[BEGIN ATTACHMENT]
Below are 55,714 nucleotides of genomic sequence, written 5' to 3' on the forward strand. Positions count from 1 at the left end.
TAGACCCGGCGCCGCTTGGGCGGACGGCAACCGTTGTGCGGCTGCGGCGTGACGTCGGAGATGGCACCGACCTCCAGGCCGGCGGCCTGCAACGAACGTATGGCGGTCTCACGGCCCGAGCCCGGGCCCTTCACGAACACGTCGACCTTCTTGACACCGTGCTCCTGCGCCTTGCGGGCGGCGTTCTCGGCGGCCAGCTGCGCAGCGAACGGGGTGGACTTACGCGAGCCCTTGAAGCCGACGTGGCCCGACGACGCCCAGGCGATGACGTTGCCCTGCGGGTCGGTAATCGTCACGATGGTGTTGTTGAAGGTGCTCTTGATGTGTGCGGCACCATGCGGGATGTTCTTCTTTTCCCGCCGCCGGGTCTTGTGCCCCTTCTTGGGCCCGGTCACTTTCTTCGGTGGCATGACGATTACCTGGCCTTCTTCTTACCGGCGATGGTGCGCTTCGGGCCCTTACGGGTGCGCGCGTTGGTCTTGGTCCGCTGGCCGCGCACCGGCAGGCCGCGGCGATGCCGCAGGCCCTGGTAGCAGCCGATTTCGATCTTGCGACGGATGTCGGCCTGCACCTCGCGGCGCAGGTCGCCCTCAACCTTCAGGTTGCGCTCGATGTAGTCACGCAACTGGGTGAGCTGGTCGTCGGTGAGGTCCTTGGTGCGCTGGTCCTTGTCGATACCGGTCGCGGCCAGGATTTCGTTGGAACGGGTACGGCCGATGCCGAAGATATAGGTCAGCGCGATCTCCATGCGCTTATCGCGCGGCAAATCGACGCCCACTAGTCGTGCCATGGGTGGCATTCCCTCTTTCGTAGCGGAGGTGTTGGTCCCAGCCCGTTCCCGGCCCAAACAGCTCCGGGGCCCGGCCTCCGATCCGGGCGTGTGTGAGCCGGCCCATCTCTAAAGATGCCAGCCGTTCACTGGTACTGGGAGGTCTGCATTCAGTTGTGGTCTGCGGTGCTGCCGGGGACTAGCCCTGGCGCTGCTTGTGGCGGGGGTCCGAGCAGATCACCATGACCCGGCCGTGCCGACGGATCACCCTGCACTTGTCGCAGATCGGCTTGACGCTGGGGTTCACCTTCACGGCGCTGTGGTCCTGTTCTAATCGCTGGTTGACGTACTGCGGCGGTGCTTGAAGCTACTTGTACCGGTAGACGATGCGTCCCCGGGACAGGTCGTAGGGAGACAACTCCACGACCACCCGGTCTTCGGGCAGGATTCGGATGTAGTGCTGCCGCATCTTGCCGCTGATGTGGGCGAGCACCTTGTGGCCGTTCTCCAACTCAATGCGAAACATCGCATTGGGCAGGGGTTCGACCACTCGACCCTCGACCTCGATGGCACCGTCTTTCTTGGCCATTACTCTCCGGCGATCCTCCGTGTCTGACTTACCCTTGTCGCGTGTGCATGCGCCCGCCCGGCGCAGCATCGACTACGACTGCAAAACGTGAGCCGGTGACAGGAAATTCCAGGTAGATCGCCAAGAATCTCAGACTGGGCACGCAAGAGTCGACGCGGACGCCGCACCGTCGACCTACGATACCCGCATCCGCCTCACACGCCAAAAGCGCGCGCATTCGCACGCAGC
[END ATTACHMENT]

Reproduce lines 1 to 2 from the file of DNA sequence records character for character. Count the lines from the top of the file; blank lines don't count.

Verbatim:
Below are 55,714 nucleotides of genomic sequence, written 5' to 3' on the forward strand. Positions count from 1 at the left end.
TAGACCCGGCGCCGCTTGGGCGGACGGCAACCGTTGTGCGGCTGCGGCGTGACGTCGGAGATGGCACCGACCTCCAGGCCGGCGGCCTGCAACGAACGTATGGCGGTCTCACGGCCCGAGCCCGGGCCCTTCACGAACACGTCGACCTTCTTGACACCGTGCTCCTGCGCCTTGCGGGCGGCGTTCTCGGCGGCCAGCTGCGCAGCGAACGGGGTGGACTTACGCGAGCCCTTGAAGCCGACGTGGCCCGACGACGCCCAGGCGATGACGTTGCCCTGCGGGTCGGTAATCGTCACGATGGTGTTGTTGAAGGTGCTCTTGATGTGTGCGGCACCATGCGGGATGTTCTTCTTTTCCCGCCGCCGGGTCTTGTGCCCCTTCTTGGGCCCGGTCACTTTCTTCGGTGGCATGACGATTACCTGGCCTTCTTCTTACCGGCGATGGTGCGCTTCGGGCCCTTACGGGTGCGCGCGTTGGTCTTGGTCCGCTGGCCGCGCACCGGCAGGCCGCGGCGATGCCGCAGGCCCTGGTAGCAGCCGATTTCGATCTTGCGACGGATGTCGGCCTGCACCTCGCGGCGCAGGTCGCCCTCAACCTTCAGGTTGCGCTCGATGTAGTCACGCAACTGGGTGAGCTGGTCGTCGGTGAGGTCCTTGGTGCGCTGGTCCTTGTCGATACCGGTCGCGGCCAGGATTTCGTTGGAACGGGTACGGCCGATGCCGAAGATATAGGTCAGCGCGATCTCCATGCGCTTATCGCGCGGCAAATCGACGCCCACTAGTCGTGCCATGGGTGGCATTCCCTCTTTCGTAGCGGAGGTGTTGGTCCCAGCCCGTTCCCGGCCCAAACAGCTCCGGGGCCCGGCCTCCGATCCGGGCGTGTGTGAGCCGGCCCATCTCTAAAGATGCCAGCCGTTCACTGGTACTGGGAGGTCTGCATTCAGTTGTGGTCTGCGGTGCTGCCGGGGACTAGCCCTGGCGCTGCTTGTGGCGGGGGTCCGAGCAGATCACCATGACCCGGCCGTGCCGACGGATCACCCTGCACTTGTCGCAGATCGGCTTGACGCTGGGGTTCACCTTCACGGCGCTGTGGTCCTGTTCTAATCGCTGGTTGACGTACTGCGGCGGTGCTTGAAGCTACTTGTACCGGTAGACGATGCGTCCCCGGGACAGGTCGTAGGGAGACAACTCCACGACCACCCGGTCTTCGGGCAGGATTCGGATGTAGTGCTGCCGCATCTTGCCGCTGATGTGGGCGAGCACCTTGTGGCCGTTCTCCAACTCAATGCGAAACATCGCATTGGGCAGGGGTTCGACCACTCGACCCTCGACCTCGATGGCACCGTCTTTCTTGGCCATTACTCTCCGGCGATCCTCCGTGTCTGACTTACCCTTGTCGCGTGTGCATGCGCCCGCCCGGCGCAGCATCGACTACGACTGCAAAACGTGAGCCGGTGACAGGAAATTCCAGGTAGATCGCCAAGAATCTCAGACTGGGCACGCAAGAGTCGACGCGGACGCCGCACCGTCGACCTACGATACCCGCATCCGCCTCACACGCCAAAAGCGCGCGCATTCGCACGCAGC